Jason Mitan, Petitioner-appellant, v. Warden, Oxford Camp, Respondent-appellee, 48 F.3d 1222 (7th Cir. 1995)Annotate this Case
Before POSNER, Chief Judge, and CUMMINGS, and BAUER, Circuit Judges.
Petitioner Jason Mitan was convicted of bankruptcy fraud and filing false tax returns. His direct appeal (United States v. Mitan, 996 F.2d 1165 (7th Cir. 1992)), and his petition filed pursuant to 28 U.S.C. § 2255 (Mitan v. United States, No. 92-2538 (7th Cir. Aug. 13, 1992) (unpublished order)) were unsuccessful. He now brings a petition for a writ of coram nobis, challenging the constitutionality of his conviction. Petitioner argues that he was denied due process by the "merger of divergent counts," and by the government's failure to arraign him before a Grand Jury. A writ of coram nobis is an extraordinary remedy which cannot be used here because it is appropriate only in extremely narrow circumstances to correct errors of fact, United States v. Morgan, 346 U.S. 502 (1954), and only when no other remedy is available. United States v. Balistreri, 606 F.2d 216, 219 (7th Cir. 1979). Here, petitioner raises constitutional arguments, not factual errors outside the record. See United States v. Keane, 852 F.2d 199, 202 (7th Cir. 1988). Also, petitioner had available to him (and he used) the remedy of a direct appeal and a Sec. 2255 petition.2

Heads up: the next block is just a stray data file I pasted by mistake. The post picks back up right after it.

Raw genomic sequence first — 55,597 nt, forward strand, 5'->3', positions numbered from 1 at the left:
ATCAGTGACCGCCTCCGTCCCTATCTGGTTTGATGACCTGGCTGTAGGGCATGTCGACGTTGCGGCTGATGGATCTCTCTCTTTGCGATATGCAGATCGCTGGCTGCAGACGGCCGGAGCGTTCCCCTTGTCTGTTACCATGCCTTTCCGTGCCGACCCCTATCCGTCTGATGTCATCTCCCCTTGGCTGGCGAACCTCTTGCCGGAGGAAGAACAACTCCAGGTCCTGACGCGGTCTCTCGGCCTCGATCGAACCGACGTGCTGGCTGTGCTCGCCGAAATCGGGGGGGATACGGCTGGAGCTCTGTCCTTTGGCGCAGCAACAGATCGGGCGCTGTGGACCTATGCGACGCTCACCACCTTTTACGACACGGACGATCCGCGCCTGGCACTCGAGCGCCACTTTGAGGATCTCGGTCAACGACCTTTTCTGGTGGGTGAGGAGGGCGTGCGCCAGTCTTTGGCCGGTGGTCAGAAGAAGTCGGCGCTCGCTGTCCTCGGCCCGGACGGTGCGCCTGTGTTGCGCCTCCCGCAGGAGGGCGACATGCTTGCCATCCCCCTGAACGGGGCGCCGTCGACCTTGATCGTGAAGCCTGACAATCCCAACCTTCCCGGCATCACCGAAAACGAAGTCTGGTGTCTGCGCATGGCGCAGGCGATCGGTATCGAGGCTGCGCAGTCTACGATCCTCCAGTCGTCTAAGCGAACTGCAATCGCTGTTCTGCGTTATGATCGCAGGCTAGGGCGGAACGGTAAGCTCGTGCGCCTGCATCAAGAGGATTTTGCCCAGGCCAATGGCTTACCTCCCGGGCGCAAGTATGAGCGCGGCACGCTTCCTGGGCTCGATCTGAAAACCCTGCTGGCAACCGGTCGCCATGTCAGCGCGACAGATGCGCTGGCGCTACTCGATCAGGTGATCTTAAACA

The judgment of the district court is AFFIRMED.
After preliminary examination of the briefs, the court notified the parties that it had tentatively concluded that oral argument would not be helpful to the court in this case. The notice provided that any party might file a "Statement as to Need of Oral Argument." See Fed. R. App. P. 34(a); Cir.R. 34(f). Petitioner has filed such a statement, and after careful consideration, we have determined that the case will be taken on the briefs and the record
Even if we were to construe the petition as a second motion under 28 U.S.C. § 2255, it would be properly denied as a successive motion which is prohibited under that statute